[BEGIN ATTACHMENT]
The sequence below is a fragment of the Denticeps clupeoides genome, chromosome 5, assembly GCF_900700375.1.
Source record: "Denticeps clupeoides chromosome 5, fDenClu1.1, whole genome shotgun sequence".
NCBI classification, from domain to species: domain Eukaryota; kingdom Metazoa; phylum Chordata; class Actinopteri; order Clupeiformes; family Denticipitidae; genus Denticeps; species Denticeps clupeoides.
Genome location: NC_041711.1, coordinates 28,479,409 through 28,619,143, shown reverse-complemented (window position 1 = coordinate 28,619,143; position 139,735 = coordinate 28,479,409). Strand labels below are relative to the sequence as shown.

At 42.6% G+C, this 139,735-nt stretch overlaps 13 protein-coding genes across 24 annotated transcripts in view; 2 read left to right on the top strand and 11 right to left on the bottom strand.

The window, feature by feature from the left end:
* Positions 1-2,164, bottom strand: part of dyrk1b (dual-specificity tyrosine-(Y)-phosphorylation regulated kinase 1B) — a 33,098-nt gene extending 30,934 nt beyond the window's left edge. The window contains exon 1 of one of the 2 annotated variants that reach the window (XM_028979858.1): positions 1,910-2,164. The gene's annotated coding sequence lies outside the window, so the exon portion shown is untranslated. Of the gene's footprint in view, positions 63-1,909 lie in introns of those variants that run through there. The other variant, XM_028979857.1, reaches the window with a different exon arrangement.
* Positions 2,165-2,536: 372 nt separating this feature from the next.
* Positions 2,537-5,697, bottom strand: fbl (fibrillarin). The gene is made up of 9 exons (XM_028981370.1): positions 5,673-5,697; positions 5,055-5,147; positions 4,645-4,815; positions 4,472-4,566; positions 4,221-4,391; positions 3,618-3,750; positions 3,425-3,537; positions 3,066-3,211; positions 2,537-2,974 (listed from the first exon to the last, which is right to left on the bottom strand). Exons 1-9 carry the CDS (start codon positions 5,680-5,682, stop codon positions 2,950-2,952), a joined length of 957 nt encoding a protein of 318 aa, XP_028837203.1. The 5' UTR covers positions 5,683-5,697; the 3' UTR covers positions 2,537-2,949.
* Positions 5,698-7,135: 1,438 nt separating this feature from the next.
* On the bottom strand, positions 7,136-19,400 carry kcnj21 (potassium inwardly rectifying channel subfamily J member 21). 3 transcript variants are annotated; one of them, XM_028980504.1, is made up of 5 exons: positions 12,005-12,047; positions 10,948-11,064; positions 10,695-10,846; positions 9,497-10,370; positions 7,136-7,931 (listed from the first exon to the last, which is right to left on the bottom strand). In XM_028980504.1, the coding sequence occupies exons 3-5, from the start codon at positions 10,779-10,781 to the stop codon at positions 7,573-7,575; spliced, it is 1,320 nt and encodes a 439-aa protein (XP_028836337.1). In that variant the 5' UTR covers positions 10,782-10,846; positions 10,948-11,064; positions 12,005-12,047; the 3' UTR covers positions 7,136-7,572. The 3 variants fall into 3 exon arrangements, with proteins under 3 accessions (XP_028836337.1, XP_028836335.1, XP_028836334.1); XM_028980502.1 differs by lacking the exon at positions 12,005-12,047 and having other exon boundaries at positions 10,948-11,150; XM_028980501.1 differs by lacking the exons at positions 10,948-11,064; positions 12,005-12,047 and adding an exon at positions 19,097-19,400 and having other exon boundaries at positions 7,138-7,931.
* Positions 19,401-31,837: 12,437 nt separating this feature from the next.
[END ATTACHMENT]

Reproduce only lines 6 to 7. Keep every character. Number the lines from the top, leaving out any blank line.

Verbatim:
The window, feature by feature from the left end:
* Positions 1-2,164, bottom strand: part of dyrk1b (dual-specificity tyrosine-(Y)-phosphorylation regulated kinase 1B) — a 33,098-nt gene extending 30,934 nt beyond the window's left edge. The window contains exon 1 of one of the 2 annotated variants that reach the window (XM_028979858.1): positions 1,910-2,164. The gene's annotated coding sequence lies outside the window, so the exon portion shown is untranslated. Of the gene's footprint in view, positions 63-1,909 lie in introns of those variants that run through there. The other variant, XM_028979857.1, reaches the window with a different exon arrangement.